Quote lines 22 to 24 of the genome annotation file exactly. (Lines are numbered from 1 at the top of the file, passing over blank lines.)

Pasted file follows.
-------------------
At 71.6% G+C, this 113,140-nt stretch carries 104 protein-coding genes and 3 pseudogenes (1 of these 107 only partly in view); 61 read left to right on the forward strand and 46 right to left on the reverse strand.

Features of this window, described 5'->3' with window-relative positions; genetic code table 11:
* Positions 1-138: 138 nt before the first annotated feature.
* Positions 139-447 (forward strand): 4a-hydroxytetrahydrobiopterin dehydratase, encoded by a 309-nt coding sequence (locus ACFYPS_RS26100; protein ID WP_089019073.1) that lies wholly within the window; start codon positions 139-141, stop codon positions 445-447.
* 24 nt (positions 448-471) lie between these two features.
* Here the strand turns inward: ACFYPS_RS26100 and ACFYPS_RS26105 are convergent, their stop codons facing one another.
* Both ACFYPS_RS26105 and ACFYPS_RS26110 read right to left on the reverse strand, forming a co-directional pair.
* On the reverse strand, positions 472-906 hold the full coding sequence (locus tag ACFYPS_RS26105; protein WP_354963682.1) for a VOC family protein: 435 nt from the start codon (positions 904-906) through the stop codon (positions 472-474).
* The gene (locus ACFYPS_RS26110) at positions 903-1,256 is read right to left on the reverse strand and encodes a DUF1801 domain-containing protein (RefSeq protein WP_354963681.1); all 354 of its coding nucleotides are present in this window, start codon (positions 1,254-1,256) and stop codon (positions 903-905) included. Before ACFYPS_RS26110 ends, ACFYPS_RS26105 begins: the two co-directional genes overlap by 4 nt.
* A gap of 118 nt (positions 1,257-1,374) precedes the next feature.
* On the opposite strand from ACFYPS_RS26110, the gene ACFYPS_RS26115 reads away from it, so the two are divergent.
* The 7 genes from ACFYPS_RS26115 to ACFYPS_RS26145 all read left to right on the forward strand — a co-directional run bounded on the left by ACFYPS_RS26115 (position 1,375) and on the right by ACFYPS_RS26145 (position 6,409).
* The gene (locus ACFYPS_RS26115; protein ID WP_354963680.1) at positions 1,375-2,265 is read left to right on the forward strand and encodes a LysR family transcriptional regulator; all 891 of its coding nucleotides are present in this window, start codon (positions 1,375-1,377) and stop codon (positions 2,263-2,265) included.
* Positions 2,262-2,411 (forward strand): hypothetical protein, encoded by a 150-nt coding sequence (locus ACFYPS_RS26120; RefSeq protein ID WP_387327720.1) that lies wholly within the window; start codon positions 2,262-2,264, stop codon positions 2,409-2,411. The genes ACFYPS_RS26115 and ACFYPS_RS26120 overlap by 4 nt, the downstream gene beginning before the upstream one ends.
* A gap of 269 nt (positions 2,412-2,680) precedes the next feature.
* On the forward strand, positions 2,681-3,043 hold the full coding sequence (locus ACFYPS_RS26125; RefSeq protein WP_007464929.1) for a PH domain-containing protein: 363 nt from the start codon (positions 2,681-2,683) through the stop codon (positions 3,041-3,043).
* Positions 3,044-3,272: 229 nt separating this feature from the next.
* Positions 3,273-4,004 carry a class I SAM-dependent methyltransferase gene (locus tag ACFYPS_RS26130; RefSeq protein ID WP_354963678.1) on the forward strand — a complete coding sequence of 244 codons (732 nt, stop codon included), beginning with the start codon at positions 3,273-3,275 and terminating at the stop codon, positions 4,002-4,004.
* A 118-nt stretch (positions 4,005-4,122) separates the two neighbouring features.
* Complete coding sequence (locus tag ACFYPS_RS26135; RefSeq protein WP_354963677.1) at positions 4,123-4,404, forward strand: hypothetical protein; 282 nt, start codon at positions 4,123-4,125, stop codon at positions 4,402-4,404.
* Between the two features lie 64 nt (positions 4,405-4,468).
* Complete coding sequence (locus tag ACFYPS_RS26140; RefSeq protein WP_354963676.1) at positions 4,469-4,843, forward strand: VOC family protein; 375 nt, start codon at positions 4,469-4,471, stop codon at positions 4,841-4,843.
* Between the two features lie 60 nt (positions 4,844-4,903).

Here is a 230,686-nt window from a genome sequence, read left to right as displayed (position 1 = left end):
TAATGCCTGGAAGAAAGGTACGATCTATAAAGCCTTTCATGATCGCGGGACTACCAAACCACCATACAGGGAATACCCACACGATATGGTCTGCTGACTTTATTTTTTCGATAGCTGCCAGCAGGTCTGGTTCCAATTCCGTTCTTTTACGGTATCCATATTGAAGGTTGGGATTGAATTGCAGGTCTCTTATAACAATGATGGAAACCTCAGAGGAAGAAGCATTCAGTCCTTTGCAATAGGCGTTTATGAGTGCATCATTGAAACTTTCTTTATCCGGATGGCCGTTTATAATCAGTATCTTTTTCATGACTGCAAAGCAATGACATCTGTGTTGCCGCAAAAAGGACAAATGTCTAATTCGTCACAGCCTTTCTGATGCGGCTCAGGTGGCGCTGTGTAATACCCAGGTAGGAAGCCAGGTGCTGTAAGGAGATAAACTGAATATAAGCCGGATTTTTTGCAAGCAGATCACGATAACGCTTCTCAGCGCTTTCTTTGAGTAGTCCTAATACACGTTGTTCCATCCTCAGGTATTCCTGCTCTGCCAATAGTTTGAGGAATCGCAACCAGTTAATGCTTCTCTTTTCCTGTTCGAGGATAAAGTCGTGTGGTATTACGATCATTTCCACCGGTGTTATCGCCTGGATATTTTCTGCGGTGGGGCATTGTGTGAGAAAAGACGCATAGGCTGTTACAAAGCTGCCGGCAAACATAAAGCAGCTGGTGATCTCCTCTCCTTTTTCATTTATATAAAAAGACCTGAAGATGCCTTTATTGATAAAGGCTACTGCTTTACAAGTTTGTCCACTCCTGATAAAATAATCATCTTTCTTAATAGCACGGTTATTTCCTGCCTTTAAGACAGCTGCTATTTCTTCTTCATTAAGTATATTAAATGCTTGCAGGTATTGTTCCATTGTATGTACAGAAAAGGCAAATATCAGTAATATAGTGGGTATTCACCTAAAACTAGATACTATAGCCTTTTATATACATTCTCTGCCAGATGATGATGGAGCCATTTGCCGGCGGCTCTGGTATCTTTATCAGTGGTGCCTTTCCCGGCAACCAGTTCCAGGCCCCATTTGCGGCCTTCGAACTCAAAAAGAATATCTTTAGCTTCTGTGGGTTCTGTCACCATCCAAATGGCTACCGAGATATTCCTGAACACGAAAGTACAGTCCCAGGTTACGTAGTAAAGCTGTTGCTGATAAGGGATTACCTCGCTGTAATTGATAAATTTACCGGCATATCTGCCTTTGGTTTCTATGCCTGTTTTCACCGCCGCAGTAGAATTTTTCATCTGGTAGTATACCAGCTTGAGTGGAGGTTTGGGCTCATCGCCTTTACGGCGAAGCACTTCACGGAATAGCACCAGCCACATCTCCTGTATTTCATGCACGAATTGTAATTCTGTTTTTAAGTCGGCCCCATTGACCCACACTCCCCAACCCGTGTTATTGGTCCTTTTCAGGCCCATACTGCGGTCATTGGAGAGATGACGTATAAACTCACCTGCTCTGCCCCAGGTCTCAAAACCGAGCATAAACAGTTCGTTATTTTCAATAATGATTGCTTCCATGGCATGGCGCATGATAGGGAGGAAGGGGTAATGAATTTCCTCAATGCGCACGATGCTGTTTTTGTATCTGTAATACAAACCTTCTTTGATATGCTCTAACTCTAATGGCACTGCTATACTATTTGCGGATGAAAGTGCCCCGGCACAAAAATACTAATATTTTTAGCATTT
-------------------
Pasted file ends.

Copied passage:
* Complete coding sequence (locus tag ACFYPS_RS26140; RefSeq protein WP_354963676.1) at positions 4,469-4,843, forward strand: VOC family protein; 375 nt, start codon at positions 4,469-4,471, stop codon at positions 4,841-4,843.
* Between the two features lie 60 nt (positions 4,844-4,903).

Here is a 230,686-nt window from a genome sequence, read left to right as displayed (position 1 = left end):